A loss or an ordeal may traumatise us, but they make us more resilient as we remember that despite the grief and stress, we survived. Wonderful memories remind us of the things we should be grateful for. Moments that we are proud of remind us how much we have grown. If we do not reflect on the past, you might as well have wasted the year, because it would not have added to your life in any way.
Second, consider the present.
How are you feeling right now? Are you miserable and confused, unsure of who you are and where to go from here? Or are you content and happy with how things are going? How is your relationship with your loved ones and, most importantly, with yourself? What concerns hang around in the back of your mind? What kind of person are you right now, and is it the kind of person you wanted to become? What is most important to you at the moment?
The present is a fleeting moment between the infinite past and future, but it is just as important, because we live in it. This is who you are. Too often, we are so preoccupied by our past mistakes or grand dreams of the future that we lose track of who we are right now. Make sure you have a good understanding of the present you, so that you have a solid anchor for your future self.
Lastly, consider the future. You don’t have to have the rest of your life planned out, but it is always good to have some idea of the general direction you want to head towards in the coming year. What are the things you want to leave in the past? What are the things you want to carry forward, or improve upon? What are some things you are looking forward to? What changes should you be making for your happiness? What kind of person do you want to grow up to become?
The future is wild and unpredictable. We cannot possibly know what surprises await us there: happiness, sadness, madness, death. So there is no point being anxious or afraid of the future. All we can do is be prepared by having the skills and resilience to survive through whatever the future may throw at us. Hopefully, it will be an enjoyable ride.
If this is too difficult to do just in your head, try writing a letter to two people: you from the start of this year, and you from the end of next year.
To your past self, tell them the stories from this year, the person you have become and how they will be alright.
To your future self, tell them to leave your bad habits and worries behind, while moving forward with the good connections and positive habits you have cultivated. Writing things down is a good way to process these complex reflections.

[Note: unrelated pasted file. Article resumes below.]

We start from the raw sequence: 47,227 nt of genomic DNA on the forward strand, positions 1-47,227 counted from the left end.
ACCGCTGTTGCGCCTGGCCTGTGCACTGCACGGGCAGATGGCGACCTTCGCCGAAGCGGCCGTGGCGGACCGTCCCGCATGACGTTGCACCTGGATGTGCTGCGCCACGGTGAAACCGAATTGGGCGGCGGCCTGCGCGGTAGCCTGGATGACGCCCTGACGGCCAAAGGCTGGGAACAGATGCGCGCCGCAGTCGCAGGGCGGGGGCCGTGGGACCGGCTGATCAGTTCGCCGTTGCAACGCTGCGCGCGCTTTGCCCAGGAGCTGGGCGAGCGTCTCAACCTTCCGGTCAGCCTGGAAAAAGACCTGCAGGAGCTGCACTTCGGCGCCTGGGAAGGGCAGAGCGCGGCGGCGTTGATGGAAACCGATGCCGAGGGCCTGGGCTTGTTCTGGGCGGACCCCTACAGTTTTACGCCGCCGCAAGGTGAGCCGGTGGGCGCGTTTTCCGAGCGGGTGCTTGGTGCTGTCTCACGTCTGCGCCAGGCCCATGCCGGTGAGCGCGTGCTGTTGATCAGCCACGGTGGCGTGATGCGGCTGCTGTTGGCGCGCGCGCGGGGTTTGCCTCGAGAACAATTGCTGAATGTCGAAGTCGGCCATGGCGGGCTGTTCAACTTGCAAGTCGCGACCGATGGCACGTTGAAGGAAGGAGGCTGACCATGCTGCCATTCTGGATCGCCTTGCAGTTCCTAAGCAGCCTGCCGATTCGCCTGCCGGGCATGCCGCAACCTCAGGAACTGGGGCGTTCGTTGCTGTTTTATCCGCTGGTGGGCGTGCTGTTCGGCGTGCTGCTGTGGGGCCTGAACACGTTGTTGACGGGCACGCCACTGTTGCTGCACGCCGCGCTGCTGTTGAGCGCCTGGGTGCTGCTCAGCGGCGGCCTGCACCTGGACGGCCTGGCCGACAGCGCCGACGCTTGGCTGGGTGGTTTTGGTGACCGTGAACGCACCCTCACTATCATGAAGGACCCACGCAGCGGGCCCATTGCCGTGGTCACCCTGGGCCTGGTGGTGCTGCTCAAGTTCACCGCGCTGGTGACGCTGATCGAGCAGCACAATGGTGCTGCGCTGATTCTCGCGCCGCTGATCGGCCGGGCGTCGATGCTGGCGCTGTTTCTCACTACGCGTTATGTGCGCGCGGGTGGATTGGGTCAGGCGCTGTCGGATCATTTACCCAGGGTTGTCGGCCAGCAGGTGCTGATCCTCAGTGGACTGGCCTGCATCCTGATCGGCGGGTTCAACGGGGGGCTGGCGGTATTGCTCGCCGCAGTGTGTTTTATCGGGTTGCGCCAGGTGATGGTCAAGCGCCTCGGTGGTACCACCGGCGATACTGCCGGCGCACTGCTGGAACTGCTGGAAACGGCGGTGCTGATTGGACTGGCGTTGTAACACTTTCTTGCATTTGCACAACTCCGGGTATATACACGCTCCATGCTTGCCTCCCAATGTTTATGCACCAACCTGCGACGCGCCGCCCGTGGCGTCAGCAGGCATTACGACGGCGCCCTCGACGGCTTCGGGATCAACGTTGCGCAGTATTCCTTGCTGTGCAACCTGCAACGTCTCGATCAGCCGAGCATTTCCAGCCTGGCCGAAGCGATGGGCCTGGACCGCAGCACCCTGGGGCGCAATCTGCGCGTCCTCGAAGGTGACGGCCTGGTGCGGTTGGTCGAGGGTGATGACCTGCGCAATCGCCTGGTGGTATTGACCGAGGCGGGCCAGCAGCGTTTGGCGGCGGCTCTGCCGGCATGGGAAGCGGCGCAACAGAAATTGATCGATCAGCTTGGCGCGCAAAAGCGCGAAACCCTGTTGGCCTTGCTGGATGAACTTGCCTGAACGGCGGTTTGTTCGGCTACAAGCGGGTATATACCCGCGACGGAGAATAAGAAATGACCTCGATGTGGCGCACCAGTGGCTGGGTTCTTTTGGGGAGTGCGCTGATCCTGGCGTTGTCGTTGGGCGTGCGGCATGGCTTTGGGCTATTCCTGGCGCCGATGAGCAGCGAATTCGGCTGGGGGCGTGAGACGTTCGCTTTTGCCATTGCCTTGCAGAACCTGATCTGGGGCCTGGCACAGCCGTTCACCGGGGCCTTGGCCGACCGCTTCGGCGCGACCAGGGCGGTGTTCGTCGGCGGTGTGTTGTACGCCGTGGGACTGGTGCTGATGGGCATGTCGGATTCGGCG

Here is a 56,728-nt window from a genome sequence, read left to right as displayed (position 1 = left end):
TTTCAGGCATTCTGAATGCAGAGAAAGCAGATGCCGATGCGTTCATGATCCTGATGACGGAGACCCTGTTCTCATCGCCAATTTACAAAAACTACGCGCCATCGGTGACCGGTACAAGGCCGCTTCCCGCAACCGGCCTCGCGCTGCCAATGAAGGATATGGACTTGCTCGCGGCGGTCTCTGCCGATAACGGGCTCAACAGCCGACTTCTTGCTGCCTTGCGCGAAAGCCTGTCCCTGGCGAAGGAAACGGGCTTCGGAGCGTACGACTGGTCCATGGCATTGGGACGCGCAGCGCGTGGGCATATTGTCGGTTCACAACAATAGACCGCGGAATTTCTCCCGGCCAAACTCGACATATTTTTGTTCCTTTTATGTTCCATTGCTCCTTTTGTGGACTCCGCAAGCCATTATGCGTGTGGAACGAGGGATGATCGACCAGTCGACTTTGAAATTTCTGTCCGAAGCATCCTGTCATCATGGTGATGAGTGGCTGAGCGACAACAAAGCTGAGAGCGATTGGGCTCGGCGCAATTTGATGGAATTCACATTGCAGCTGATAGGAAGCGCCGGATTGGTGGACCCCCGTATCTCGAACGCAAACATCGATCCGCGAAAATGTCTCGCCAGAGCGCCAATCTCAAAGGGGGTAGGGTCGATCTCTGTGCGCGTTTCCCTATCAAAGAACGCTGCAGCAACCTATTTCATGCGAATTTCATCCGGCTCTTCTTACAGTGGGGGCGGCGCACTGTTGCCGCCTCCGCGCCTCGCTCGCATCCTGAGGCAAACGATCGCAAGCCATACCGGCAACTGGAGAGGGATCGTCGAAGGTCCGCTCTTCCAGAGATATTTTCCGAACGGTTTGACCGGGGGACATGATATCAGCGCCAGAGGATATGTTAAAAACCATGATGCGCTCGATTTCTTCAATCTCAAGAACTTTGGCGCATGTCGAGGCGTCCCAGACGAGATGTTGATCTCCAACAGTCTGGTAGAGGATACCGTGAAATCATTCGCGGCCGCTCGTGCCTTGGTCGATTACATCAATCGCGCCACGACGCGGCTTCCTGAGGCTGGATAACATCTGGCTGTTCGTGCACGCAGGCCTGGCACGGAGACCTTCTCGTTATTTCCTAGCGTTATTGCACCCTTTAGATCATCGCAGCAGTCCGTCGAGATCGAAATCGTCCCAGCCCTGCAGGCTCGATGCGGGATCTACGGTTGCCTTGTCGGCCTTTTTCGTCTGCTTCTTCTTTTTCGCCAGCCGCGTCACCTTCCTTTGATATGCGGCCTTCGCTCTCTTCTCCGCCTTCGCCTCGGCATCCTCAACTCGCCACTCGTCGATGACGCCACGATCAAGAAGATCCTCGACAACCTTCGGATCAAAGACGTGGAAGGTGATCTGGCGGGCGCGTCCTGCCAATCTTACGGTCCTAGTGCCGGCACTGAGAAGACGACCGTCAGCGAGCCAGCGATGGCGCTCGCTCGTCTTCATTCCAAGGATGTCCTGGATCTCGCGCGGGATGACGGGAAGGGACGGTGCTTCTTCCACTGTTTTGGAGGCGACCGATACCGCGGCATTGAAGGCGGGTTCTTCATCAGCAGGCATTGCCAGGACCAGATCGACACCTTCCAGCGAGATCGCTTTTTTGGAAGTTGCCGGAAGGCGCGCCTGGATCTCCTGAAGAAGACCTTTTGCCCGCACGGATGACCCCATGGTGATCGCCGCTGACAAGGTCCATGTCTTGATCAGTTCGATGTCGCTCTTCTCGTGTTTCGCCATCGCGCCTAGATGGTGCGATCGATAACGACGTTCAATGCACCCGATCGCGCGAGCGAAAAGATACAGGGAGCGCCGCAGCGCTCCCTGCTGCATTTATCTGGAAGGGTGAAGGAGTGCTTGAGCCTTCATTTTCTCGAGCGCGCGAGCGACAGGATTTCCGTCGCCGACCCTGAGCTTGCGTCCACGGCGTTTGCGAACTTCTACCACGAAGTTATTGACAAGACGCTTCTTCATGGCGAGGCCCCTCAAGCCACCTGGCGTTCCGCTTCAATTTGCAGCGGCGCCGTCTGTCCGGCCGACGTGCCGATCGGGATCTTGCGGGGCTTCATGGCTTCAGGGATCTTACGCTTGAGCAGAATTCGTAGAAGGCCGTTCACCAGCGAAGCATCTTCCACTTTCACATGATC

At the end of the day, it does not matter how you go about it, as long as you have given some thought about your life. Life is not a movie that we watch from a couch with a bowl of popcorn. It is your personal adventure full of decisions, actions and consequences. We cannot let it pass by like a TV show. Instead, we need to be conscious of the role we play in our own lives and actively try to make the most of it.
One of the biggest lies told to us by the world is that of the happy ending. Almost every fairy tale (modern versions, at least) ends with a happily ever after, as do many books and movies. In spite of all the twists, conflicts and climaxes, we are told that everything will be okay once you achieve your goal, whether that is finding the hidden treasure, heroically winning a battle or marrying your true love.
With this in mind, young people fight hard to achieve their goals, as we believe that once we succeed, we will be happy for the rest of our lives. To do this, some people sacrifice their health and time with their loved ones to advance their career. Some people will rush to find a partner to settle down with, so they can fulfil their dream of getting married and owning a house. Others will focus all of their energy accumulating wealth for the future, even if it means not spending a single dime that is deemed unnecessary. Whether it is professionally, romantically or financially, we often cling to the idea that success is a finish line that can be crossed, while happiness awaits on the other side.
But life is not like the movies. We dream of beautiful weddings, but soon realise that it is not a happy ending; it is the beginning of an arduous journey requiring much sacrifice and compromise. We learn that even with all the possessions and wealth in the world, human greed always craves for something more. Unlike the movies, life does not cut to the credits once you succeed in one thing. It is a series of events that goes on and on until you die. No matter how much you succeed, there is always the possibility of failure.
The issue with the idea of happy endings is that it defines happiness as a reward at the end of a quest. This is a lie. Happiness is not something you attain, but a way of life. It is a state, much like flying, where forces outside of your control will try to pull you down from it, but you can push yourself back up with the right tools and skills. You have to fuel yourself with sustainable sources of happiness, such as connections and passions. As a bird must keep flapping its wings every now and then to remain in the air, one must continue to nurture and maintain their own happiness.
They say that if you give a man a fish, you feed him for a day, but if you teach a man to fish, then you feed him for a lifetime. Instead of giving children the false promise of happy endings, we should be teaching them how to journey through life with a happy state of mind.
“I always had this idea that you should never give up a happy middle in the hopes of a happy ending, because there is no such thing as a happy ending. Do you know what I mean? There is so much to lose.”